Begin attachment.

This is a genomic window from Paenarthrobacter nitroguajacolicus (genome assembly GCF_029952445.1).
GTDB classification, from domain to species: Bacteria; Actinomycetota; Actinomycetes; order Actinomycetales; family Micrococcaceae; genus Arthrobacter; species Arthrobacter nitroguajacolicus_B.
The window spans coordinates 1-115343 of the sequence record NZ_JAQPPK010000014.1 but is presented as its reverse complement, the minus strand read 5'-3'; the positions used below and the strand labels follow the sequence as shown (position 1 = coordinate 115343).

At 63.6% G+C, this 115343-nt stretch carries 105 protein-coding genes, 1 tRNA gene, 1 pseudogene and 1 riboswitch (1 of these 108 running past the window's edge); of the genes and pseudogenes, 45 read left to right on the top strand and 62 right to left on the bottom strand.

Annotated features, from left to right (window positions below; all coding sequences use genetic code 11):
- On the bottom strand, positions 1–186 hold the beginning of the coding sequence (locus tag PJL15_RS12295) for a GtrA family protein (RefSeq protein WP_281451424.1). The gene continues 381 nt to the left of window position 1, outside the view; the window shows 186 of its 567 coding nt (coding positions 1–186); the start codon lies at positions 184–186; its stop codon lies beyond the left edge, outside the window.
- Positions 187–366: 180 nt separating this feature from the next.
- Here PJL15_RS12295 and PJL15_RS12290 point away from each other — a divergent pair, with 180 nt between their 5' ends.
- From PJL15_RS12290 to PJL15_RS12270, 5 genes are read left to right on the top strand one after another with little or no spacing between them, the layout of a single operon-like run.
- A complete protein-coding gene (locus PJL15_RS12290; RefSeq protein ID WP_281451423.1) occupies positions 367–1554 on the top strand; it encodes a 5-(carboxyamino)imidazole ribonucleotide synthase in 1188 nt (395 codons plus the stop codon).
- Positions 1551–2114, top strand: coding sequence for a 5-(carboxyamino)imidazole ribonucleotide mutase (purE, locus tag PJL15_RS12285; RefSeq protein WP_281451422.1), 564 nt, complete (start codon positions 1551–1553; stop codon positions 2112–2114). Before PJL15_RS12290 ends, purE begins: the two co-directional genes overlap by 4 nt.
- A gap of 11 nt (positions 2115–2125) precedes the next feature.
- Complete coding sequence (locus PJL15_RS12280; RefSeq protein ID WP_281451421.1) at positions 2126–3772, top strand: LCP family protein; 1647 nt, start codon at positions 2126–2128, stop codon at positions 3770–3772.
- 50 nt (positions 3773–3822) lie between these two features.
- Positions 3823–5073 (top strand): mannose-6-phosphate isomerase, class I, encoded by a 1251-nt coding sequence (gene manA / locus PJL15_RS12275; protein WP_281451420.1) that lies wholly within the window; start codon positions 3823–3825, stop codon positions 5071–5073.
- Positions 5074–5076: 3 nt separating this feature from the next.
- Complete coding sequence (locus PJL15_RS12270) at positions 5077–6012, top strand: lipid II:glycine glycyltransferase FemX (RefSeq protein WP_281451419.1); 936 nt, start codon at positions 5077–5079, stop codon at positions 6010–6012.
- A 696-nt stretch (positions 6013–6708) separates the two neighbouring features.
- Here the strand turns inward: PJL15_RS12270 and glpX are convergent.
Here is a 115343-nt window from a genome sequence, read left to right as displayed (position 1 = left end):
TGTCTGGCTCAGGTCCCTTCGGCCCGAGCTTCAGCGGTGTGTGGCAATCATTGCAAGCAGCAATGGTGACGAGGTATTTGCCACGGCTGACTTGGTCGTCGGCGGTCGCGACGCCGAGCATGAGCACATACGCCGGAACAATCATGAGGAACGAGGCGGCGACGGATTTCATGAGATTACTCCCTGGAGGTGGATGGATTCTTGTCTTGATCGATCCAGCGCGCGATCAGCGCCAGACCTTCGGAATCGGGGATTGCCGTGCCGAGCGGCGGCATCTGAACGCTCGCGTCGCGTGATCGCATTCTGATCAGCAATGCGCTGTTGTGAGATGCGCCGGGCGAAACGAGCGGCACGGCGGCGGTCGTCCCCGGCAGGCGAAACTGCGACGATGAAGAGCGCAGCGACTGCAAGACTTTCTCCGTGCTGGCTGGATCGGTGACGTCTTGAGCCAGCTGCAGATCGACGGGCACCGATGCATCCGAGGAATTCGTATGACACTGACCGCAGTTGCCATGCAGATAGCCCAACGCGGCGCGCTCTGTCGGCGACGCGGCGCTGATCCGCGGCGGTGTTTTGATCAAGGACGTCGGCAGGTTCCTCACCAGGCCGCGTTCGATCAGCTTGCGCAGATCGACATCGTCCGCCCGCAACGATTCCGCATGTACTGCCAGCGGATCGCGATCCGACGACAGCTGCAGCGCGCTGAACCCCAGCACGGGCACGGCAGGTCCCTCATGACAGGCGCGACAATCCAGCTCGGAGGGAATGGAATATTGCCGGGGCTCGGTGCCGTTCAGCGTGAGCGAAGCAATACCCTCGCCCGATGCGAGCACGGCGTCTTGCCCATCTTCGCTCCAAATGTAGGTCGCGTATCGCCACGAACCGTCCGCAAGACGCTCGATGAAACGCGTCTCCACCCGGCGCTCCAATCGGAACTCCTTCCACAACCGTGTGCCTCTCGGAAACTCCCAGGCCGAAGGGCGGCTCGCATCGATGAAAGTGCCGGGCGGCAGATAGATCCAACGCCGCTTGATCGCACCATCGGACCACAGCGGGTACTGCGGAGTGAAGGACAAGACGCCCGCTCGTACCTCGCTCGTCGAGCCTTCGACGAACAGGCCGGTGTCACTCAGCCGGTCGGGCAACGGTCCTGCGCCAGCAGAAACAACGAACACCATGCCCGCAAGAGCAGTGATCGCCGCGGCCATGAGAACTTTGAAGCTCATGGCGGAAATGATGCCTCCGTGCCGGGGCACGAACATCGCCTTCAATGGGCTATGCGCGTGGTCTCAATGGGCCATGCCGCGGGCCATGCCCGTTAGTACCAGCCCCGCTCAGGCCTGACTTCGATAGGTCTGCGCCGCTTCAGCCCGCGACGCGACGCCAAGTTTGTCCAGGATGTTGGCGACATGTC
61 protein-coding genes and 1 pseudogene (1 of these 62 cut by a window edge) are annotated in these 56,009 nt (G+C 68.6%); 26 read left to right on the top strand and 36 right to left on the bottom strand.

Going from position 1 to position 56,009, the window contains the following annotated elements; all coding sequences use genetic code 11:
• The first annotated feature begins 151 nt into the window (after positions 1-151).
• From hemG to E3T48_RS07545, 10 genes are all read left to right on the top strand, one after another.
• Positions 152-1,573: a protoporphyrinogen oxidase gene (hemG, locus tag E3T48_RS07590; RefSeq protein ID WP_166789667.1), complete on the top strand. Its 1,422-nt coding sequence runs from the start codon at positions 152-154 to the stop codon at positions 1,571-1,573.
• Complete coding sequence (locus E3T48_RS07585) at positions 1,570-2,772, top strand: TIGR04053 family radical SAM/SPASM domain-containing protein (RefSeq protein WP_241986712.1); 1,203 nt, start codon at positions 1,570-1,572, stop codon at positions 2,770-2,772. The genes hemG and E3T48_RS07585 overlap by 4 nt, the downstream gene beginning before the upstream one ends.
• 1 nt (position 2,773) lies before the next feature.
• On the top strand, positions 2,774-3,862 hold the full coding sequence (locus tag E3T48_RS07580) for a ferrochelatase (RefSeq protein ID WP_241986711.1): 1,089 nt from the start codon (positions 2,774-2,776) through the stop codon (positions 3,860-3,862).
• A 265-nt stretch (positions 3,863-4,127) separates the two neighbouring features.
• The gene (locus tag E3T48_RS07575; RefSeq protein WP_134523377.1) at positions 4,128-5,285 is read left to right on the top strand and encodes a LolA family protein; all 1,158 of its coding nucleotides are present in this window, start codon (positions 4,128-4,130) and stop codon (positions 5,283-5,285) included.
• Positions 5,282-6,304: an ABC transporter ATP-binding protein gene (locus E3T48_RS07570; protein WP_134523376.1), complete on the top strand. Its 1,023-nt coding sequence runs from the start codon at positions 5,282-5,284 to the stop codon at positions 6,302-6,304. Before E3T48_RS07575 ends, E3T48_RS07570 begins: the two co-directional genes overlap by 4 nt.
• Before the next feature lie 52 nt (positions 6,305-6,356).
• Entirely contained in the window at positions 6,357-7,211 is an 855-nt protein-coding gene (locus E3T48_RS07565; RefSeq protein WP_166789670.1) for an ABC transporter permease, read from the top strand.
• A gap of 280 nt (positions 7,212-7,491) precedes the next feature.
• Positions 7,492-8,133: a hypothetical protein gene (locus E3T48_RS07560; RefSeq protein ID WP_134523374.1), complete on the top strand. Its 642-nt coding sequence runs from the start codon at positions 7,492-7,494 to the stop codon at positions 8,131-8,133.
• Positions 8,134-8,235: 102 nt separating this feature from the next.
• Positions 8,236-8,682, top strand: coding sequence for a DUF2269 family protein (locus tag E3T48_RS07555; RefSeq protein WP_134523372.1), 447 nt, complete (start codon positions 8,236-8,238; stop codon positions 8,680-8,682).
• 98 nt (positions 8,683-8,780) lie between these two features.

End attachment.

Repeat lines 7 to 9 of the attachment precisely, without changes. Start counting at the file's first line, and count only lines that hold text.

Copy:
- Positions 187–366: 180 nt separating this feature from the next.
- Here PJL15_RS12295 and PJL15_RS12290 point away from each other — a divergent pair, with 180 nt between their 5' ends.
- From PJL15_RS12290 to PJL15_RS12270, 5 genes are read left to right on the top strand one after another with little or no spacing between them, the layout of a single operon-like run.